“Choosing a Catholic university adds a whole different level to your university experience,” said Schmidt, a Christianity and Culture major in the concurrent education program. “I know when students are applying they’re thinking about their academic experience but a huge part of it is student life. And a huge part of student life is growing in faith and finding like-minded people who can help you do that.”
Students at Marshall McLuhanTORONTO - This Christmas, high schools in Toronto are doing their part to spread Christmas cheer in the city.

At St. Michael’s Choir School, students have been using their voices throughout the month to spread the Christmas message.

On Dec. 2, about 60 students performed a benefit concert at a toy drive run by the Toronto Firefighters at the Shops at Don Mills. And on Dec. 15, a student benefit choir sang for patients at Sunnybrook Hospital and the Hospital for Sick Children to make patients’ holidays a little bit happier.
Natalie AchonwaNatalie Achonwa graduated from a Hamilton, Ont., high school to the University of Notre Dame and went right into the record book.

The budding basketball star is the first international player to suit up for Notre Dame’s varsity basketball team in the 34-year history of the women’s program. And, although she just turned 18 last week, she is already a two-year veteran of the Canadian women’s senior national team.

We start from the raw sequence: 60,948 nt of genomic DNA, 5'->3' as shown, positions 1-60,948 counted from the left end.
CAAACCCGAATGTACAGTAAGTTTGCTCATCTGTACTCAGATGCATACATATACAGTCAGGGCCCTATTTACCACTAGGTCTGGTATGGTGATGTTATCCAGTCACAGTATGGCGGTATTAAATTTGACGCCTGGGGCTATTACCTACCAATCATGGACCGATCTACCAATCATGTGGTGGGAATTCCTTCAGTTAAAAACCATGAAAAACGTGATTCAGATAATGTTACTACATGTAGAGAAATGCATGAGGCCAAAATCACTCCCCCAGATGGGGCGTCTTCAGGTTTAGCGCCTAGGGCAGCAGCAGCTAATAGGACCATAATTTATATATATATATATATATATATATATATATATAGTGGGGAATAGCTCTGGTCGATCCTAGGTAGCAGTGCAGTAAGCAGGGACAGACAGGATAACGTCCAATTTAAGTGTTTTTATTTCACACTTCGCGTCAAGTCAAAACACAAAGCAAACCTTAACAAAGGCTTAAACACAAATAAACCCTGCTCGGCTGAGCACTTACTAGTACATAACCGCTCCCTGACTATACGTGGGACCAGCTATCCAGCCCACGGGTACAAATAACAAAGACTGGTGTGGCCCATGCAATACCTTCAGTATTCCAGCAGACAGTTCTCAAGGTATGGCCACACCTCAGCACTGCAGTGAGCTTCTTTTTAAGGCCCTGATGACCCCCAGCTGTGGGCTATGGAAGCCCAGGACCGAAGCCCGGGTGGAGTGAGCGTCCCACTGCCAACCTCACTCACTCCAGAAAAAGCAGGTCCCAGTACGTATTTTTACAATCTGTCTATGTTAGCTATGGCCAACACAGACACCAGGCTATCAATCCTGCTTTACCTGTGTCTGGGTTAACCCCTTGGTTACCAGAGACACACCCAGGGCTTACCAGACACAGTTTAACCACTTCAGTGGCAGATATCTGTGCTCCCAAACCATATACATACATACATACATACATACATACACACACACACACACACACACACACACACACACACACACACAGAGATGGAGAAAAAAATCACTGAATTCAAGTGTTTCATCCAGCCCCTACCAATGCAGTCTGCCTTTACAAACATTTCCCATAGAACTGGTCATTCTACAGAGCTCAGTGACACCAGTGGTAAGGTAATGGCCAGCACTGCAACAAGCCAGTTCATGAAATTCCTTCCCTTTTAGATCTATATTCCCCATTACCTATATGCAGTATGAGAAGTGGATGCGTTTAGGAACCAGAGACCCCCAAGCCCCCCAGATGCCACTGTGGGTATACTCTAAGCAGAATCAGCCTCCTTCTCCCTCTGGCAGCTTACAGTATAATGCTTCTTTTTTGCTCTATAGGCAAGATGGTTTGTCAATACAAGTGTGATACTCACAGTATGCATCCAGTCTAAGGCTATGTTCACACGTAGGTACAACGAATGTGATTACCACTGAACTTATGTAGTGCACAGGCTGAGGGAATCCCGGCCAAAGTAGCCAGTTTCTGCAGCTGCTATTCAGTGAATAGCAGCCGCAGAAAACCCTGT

Friar's writing contestThe Friars' essay contest contest for the Week of Prayer for Christian Unity is now open.

Co-sponsored by the The Catholic Register and the Franciscan Friars of the Atonement-Graymoor in Toronto, the top prize is a 32 GB iPod touch.

The theme for this year’s Week of Prayer for Christian Unity is: “One in the Apostles’ Teaching, Fellowship, Breaking of the Bread and Prayer.”

RICHMOND HILL, Ont. - More than 150 students from the York Catholic District School Board will gather Oct. 27 to raise awareness of the contributions and struggles of aboriginal people at the Desire for Change Symposium held at Rama First Nations Cultural Centre.

2008 National Campus Life Network’TORONTO - From Oct. 1 to 3, pro-life students from across the country will gather for the National Campus Life Network’s annual national symposium at St. Augustine’s Seminary in Toronto.

“For a lot of students, it’s a pivotal moment where they come to a new level of commitment when it comes to pro-life work,” said Rebecca Richmond, executive director of the National Campus Life Network, an organization that exists to educate, network and support pro-life students at post-secondary institutions across Canada.

“Then they’re inspired and motivated to go back to their campus and share what they learned with members of their club or to get a club started and impact their campus.”
Ryerson catholic studentsTORONTO - While university and college students heading back to school often join campus groups and organizations to alleviate the pressures of academic life, there is one area that is often overlooked: campus chaplaincy centres.

“A lot of Catholic students may know we’re here but they have a job, they live in Markham, they’re busy with school and may be involved with something else at school — and that’s enough for them,” said Kim Gottfried Piché, director of chaplaincy services at the Ryerson Catholic Chaplaincy Centre.